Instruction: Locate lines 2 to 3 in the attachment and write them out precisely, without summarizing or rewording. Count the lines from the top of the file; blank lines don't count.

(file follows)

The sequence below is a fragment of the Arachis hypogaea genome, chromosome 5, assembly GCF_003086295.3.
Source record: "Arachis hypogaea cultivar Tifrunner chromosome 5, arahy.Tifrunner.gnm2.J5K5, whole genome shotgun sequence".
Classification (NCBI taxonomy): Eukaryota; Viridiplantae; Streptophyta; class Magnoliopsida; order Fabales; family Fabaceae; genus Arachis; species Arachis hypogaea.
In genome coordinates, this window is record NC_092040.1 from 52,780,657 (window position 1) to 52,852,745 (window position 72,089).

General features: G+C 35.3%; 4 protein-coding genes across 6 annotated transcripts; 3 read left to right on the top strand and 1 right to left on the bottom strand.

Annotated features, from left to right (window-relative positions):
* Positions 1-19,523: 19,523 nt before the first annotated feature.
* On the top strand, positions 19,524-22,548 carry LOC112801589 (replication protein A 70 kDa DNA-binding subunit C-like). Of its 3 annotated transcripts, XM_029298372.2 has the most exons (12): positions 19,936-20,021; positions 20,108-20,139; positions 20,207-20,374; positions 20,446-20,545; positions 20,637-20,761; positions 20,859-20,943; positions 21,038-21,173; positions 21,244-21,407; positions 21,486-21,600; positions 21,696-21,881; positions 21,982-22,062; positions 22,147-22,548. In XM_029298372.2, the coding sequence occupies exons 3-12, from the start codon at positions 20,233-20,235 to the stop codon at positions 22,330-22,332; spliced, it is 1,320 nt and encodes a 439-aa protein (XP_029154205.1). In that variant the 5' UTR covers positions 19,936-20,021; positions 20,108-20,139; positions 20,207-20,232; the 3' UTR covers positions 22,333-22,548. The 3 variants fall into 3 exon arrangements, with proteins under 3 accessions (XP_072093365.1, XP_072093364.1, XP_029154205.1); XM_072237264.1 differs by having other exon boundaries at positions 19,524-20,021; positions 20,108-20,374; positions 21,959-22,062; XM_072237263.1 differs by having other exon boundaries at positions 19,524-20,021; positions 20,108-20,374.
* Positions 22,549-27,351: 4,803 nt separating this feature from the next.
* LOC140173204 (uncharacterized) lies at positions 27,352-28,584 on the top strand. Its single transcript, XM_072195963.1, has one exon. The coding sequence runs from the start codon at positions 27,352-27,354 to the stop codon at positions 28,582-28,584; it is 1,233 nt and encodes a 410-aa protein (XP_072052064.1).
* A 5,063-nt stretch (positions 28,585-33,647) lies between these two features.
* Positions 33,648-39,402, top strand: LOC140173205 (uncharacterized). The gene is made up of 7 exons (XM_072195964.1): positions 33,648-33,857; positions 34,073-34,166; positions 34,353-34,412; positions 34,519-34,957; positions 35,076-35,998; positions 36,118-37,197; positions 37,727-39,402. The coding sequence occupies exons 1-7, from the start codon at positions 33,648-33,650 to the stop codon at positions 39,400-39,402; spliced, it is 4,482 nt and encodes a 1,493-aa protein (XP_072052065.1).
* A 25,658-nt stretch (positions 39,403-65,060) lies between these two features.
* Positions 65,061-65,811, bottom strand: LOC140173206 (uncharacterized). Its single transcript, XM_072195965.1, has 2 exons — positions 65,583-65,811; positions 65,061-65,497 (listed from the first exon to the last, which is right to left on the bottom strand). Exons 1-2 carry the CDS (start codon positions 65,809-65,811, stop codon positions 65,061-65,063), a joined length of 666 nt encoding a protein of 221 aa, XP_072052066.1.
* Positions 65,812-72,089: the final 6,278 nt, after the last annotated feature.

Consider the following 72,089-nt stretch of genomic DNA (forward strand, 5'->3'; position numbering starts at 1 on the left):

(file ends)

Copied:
Source record: "Arachis hypogaea cultivar Tifrunner chromosome 5, arahy.Tifrunner.gnm2.J5K5, whole genome shotgun sequence".
Classification (NCBI taxonomy): Eukaryota; Viridiplantae; Streptophyta; class Magnoliopsida; order Fabales; family Fabaceae; genus Arachis; species Arachis hypogaea.